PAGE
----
-Excluding these reaches of subpar performance, the upper Olentangy River displayed significant improvements since the 1979 and 1986 surveys.
-The reach above Galion (RMs 91.1 to 89.2) fully attained, albeit marginally, the applicable WWH
biocriteria. However, ambient water column chemistry data revealed low D.O. and high ammonia-N levels which likely affected overall biological community performance.
-The Galion WWTP discharges directly to the Olentangy River at RM 86.00 with a design flow capacity of 2.7 MGD (million gallons per day). Nutrient loading from the WWTP was evident in downstream water column chemical samples. However, oxygen demanding wastes appeared to be rapidly assimilated and adequate dissolved oxygen levels were generally maintained.
-PARTIAL attainment of WWH ecoregional expectations was determined for Mud Run. A poor Qualitative Habitat Evaluation Index (QHEI) score and the functional nature of the fish community was evidence of severe habitat impairment and accompanying nutrient enrichment at this site. The marginally good macroinvertebrate assemblage was also indicative of the serious habitat limitations.
-The biological performance in Flat Run was in FULL attainment of the ecoregional WWH biocriteria. Both fish and macroinvertebrate communities exhibited exceptional quality.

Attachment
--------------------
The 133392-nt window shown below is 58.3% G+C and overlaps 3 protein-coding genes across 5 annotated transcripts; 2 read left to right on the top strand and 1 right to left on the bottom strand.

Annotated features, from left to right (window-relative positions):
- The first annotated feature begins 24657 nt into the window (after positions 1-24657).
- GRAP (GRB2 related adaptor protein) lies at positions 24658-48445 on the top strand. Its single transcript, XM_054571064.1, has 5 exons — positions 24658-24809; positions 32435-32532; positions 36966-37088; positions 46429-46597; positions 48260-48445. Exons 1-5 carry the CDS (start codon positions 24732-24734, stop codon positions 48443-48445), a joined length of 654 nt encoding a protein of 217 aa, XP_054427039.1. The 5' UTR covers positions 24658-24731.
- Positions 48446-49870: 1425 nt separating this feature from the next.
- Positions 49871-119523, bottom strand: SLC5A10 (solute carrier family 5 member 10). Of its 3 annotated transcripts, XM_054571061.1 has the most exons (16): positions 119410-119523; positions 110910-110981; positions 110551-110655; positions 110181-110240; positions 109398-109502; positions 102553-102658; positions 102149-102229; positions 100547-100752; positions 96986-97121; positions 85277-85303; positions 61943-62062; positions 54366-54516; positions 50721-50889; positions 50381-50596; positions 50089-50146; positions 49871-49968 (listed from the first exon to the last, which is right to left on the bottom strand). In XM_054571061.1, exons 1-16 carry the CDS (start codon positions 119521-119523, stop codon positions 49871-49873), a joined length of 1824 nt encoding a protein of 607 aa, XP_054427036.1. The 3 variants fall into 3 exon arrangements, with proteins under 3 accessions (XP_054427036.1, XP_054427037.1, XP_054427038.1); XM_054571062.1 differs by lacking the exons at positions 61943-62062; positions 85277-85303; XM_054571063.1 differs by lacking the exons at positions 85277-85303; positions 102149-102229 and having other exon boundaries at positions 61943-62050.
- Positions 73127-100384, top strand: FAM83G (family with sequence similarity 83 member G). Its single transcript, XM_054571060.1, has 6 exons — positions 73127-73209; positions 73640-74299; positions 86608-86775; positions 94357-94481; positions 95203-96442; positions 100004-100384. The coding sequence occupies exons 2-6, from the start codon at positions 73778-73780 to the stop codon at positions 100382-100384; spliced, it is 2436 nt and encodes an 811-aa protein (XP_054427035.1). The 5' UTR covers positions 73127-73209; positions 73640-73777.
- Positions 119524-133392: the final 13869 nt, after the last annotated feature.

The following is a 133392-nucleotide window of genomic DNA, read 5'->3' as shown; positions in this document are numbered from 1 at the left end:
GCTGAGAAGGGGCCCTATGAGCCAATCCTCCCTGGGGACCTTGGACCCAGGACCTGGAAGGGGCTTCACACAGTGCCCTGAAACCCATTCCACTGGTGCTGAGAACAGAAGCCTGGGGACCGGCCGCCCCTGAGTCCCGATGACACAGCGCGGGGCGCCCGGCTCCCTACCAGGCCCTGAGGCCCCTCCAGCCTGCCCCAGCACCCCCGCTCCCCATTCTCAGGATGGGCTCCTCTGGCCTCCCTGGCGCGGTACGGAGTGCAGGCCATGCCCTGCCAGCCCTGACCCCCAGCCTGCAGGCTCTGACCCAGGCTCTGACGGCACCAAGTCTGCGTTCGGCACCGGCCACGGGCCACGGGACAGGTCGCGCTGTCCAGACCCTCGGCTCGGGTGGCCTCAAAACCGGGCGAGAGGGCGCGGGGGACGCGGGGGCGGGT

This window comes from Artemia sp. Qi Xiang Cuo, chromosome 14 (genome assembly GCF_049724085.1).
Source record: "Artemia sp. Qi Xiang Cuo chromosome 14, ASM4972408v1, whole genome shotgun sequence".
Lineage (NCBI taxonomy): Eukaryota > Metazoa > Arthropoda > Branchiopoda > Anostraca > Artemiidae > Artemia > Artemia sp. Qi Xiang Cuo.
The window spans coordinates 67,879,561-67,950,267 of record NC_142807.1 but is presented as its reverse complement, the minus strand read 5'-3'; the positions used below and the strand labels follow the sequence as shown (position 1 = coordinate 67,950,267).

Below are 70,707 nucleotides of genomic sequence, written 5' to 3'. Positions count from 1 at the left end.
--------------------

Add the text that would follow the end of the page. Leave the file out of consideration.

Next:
-The biological communities in Grave Creek were considered to be in PARTIAL attainment of the WWH aquatic life use designation. Nutrient enrichment primarily from the Richland Rd. WWTP appeared to limit biological performance as instream habitat was considered adequate to support biological assemblages consistent with ecoregional expectations for the WWH use designation.
-The Richland Rd. WWTP (Marion Co. Commissioners Sewer District #7 WWTP) discharges to Grave Creek at RM 3.16 which enters the Olentangy River at RM 45.35. Built in 1973 with a design flow capacity of 0.6 MGD, the plant has sludge treatment with contact stabilization and chlorination capabilities and is currently being upgraded.
-Ohio EPA is under obligation by a 1981 public notice to review and evaluate all aquatic life use designations outside of the WWH use prior to basing any permitting actions on the existing, unverified use designations.